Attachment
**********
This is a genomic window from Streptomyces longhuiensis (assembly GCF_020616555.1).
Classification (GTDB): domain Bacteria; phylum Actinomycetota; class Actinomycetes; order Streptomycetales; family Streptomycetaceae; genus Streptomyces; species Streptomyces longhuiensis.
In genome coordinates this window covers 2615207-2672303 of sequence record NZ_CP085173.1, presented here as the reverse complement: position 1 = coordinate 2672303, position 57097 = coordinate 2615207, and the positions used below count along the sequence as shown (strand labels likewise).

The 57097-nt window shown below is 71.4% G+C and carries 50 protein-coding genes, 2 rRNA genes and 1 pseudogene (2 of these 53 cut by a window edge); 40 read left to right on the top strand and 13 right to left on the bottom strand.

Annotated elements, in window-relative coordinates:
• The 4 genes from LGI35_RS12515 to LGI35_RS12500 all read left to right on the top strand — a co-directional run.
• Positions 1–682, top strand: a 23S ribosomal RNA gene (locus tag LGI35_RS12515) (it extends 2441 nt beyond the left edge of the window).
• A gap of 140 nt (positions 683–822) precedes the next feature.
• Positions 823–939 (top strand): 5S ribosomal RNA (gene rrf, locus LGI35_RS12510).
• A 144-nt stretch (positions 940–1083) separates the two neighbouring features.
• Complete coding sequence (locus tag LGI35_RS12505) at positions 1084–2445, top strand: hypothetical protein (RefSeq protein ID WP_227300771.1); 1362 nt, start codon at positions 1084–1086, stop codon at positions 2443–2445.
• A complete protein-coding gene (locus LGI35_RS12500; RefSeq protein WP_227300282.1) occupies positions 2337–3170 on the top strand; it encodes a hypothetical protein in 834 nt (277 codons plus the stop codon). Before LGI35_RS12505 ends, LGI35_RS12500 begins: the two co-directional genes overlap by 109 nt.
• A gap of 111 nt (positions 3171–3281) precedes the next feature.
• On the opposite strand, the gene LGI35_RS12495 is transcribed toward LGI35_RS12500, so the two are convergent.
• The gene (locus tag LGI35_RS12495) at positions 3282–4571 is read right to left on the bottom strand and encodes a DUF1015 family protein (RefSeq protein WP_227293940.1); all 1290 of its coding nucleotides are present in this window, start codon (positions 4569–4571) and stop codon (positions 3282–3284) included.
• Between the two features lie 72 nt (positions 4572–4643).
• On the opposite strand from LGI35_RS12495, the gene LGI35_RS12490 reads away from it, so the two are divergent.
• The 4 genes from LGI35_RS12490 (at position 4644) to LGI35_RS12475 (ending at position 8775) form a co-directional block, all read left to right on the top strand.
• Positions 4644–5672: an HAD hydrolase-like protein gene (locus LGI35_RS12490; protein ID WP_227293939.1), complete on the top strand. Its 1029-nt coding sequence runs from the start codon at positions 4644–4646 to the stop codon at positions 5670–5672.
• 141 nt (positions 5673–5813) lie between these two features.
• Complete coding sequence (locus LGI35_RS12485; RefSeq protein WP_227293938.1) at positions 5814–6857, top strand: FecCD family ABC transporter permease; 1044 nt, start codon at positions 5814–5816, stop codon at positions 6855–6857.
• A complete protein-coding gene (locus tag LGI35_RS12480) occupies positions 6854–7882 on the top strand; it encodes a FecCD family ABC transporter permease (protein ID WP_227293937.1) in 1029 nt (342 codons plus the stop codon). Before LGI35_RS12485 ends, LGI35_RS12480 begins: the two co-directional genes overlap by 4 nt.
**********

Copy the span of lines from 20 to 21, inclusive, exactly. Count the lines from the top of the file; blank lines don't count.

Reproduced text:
• 141 nt (positions 5673–5813) lie between these two features.
• Complete coding sequence (locus LGI35_RS12485; RefSeq protein WP_227293938.1) at positions 5814–6857, top strand: FecCD family ABC transporter permease; 1044 nt, start codon at positions 5814–5816, stop codon at positions 6855–6857.